Piano, bass, and drums make up a basic unit, an essential building block of jazz. In this classic three-piece format, there’s both no place to hide and no limit on the imagination. And when a piano trio is performing at its best—as is the case on the 10 recordings listed below—nothing is better.
For this JazzTimes 10, the albums aren’t ranked but placed in chronological order of recording. You may wonder why, say, Bud Powell or Oscar Peterson or Tommy Flanagan or McCoy Tyner or Chick Corea or Kenny Barron or Dave Burrell or [INSERT NAME HERE] isn’t included—and you’d be justified in doing so. The fact is there are simply way too many spectacular piano trios to fit into one list of 10. Maybe we’ll have to do a sequel. (We can hardly wait.) But in the meantime, feast on these.
Hank Jones: Complete Original Trio Recordings (Phoenix Jazz, 2011; recorded between 1953 and 1961)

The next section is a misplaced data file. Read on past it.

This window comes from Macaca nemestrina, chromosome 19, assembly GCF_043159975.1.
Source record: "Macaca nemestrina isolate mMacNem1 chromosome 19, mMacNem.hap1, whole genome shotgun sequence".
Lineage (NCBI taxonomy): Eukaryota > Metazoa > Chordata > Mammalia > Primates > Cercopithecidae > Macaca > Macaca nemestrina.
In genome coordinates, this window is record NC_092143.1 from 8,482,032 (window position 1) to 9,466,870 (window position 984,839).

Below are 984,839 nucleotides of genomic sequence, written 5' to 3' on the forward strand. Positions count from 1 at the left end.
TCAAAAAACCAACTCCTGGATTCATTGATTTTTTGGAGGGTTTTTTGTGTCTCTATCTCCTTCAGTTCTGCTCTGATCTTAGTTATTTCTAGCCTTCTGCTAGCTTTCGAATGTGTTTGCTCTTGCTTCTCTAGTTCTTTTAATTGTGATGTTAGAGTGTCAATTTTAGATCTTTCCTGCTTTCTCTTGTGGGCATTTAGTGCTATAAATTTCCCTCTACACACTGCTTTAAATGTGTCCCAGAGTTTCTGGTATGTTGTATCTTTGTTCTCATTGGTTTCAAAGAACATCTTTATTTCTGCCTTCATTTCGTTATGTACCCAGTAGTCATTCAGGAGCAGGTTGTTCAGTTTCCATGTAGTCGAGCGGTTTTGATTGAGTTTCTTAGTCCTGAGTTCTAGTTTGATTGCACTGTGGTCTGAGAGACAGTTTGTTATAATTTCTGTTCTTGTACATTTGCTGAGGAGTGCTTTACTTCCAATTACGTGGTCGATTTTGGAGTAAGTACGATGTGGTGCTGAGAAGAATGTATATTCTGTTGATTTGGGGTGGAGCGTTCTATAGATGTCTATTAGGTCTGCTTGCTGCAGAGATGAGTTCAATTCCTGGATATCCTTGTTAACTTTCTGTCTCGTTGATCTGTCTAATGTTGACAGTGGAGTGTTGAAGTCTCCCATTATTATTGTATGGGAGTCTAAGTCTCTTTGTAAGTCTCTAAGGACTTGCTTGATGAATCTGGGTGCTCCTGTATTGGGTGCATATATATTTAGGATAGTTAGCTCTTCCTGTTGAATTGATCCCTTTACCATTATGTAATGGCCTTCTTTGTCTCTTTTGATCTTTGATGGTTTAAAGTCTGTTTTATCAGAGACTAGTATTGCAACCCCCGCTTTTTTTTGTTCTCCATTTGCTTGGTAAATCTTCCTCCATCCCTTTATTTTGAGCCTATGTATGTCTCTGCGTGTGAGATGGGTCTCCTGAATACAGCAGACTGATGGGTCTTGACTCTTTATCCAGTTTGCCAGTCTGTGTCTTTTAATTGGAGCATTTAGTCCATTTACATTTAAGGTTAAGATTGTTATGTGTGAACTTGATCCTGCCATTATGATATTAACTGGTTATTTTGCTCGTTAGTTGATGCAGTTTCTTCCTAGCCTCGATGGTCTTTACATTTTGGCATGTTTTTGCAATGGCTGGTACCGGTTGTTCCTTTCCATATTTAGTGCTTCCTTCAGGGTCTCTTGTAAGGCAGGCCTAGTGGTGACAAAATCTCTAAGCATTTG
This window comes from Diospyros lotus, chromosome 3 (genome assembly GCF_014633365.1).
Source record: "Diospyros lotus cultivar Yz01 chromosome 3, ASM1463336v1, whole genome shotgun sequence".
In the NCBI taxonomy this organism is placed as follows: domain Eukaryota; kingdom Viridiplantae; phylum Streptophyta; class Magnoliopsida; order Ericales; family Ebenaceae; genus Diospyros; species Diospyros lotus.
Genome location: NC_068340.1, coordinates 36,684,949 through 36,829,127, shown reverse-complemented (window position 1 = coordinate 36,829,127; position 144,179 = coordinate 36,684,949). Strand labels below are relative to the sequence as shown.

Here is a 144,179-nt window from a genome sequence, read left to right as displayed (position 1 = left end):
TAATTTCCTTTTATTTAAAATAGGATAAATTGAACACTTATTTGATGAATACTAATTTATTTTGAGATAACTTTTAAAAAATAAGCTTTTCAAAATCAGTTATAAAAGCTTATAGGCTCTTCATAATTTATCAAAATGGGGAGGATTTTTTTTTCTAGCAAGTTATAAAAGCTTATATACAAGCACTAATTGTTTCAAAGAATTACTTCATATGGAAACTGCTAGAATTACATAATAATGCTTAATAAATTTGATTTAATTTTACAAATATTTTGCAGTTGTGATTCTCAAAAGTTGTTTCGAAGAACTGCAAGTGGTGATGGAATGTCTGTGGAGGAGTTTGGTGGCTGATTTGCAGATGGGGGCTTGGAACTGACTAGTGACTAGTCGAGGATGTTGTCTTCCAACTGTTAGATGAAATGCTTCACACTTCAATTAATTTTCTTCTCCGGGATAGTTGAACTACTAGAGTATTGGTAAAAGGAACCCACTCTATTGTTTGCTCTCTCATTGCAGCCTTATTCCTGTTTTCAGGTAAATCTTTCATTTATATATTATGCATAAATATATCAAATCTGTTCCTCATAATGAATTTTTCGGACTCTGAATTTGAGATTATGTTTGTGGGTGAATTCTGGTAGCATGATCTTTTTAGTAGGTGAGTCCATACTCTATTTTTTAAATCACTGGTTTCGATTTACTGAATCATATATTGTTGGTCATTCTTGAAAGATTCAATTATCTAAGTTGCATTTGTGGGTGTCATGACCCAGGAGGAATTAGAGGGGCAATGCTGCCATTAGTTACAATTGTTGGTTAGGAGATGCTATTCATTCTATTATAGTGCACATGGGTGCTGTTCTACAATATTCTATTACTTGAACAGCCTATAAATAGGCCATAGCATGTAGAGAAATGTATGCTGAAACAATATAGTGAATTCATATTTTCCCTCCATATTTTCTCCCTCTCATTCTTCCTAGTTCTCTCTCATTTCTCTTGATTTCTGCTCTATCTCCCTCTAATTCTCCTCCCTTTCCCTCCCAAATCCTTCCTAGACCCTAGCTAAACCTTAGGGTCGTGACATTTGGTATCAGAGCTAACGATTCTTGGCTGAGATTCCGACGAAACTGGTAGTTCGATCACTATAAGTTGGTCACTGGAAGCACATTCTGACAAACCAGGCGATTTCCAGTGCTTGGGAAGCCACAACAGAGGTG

Acquiring this collection is currently the easiest way to get all the tracks that first appeared on Jones’ 1956 Savoy album The Jazz Trio of Hank Jones, a pinnacle of the genre, featuring bassist Wendell Marshall and drummer Kenny Clarke. Jones is at his urbane best on ballads like “We Could Make Such Beautiful Music Together”—clearly an influence on Bill Evans (of whom more later)—and also swings mightily on his own “Odd Number.” The other cuts here feature such non-slouches as Charles Mingus, Ray Brown, Art Davis, Max Roach, Jones’ brother Elvin, Ed Thigpen, and guitarist Johnny Smith (Jones being an early adopter of the piano/guitar/bass trio format as well).